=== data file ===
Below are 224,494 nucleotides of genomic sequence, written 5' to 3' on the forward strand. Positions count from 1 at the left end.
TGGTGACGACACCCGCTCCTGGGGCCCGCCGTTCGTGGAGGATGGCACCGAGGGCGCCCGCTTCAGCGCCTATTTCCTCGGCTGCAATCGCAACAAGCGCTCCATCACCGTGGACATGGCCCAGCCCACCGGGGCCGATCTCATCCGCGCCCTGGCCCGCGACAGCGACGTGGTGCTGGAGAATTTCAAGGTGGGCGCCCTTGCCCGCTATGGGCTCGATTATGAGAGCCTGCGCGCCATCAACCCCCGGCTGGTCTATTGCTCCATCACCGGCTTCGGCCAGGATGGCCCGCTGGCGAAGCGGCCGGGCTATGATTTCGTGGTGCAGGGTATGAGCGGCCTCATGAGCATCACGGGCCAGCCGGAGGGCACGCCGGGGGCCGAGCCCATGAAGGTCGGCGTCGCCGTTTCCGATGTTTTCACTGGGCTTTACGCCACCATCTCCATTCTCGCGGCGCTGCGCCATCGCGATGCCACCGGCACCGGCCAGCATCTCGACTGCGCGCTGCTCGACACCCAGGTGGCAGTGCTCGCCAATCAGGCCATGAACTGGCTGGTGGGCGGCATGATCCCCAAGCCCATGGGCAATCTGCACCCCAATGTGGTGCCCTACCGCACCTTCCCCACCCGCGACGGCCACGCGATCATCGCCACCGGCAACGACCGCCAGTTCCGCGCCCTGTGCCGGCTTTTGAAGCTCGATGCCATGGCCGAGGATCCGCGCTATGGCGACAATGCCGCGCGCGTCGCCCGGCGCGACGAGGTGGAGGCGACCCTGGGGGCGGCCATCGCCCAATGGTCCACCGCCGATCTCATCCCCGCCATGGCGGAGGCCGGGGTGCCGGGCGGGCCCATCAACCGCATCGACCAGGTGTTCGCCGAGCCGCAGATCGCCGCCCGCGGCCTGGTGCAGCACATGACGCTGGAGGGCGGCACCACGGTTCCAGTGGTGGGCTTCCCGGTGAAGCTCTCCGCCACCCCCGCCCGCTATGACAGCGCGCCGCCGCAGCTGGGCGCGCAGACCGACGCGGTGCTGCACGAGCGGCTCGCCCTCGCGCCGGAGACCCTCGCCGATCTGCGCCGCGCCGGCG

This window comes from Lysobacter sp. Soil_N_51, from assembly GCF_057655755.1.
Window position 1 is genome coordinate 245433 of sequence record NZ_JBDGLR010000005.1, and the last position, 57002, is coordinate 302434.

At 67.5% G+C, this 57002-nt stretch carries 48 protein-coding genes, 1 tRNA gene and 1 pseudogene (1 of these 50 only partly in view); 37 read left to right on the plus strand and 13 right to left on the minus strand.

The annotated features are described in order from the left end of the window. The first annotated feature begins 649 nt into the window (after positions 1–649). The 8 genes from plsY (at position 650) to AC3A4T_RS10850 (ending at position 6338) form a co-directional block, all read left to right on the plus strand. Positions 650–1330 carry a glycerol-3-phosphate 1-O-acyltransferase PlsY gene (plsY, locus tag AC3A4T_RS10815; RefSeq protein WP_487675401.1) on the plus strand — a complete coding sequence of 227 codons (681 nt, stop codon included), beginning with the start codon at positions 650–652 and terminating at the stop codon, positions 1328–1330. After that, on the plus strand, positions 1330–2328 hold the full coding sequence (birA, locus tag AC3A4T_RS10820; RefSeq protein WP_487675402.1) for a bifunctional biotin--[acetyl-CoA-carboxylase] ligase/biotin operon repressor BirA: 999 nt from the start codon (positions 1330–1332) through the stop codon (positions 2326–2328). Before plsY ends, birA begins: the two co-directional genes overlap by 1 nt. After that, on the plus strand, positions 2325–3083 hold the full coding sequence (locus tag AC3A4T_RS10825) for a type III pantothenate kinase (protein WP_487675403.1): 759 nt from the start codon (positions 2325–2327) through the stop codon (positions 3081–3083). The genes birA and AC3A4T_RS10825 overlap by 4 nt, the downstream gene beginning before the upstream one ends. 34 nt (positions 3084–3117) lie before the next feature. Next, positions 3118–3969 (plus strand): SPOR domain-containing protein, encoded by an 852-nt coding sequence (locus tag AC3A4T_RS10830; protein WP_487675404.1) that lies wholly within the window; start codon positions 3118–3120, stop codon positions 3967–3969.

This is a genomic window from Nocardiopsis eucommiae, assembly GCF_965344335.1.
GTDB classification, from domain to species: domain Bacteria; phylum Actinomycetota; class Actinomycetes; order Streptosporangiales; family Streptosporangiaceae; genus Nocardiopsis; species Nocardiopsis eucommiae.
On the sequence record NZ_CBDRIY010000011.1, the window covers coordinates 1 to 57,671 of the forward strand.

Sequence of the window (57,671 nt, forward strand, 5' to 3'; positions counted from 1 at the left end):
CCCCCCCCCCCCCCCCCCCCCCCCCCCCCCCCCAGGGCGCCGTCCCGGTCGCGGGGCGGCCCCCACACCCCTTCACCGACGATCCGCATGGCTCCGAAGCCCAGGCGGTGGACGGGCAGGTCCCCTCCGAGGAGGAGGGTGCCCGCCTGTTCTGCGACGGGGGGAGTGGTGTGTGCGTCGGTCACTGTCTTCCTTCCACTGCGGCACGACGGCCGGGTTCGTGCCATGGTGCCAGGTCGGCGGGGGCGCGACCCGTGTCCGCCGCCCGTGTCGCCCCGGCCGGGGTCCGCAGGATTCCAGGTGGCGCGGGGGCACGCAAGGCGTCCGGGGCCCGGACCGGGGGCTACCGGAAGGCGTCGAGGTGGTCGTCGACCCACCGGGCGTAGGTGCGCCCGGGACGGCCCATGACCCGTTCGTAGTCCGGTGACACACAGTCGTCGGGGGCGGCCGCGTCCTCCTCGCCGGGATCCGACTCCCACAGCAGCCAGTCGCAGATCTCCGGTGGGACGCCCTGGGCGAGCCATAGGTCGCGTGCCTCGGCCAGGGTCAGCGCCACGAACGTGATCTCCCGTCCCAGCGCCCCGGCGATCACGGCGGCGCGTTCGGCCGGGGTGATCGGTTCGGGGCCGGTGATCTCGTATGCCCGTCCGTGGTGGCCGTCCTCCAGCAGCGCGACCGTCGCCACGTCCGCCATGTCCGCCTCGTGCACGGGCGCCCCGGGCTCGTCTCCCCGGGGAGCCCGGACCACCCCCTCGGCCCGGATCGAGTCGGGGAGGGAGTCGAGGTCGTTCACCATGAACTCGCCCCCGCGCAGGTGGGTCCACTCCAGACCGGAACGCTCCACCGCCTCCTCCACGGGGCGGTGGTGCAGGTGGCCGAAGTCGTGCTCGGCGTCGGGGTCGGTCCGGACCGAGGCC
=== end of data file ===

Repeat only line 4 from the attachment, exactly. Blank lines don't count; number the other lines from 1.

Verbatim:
Window position 1 is genome coordinate 245433 of sequence record NZ_JBDGLR010000005.1, and the last position, 57002, is coordinate 302434.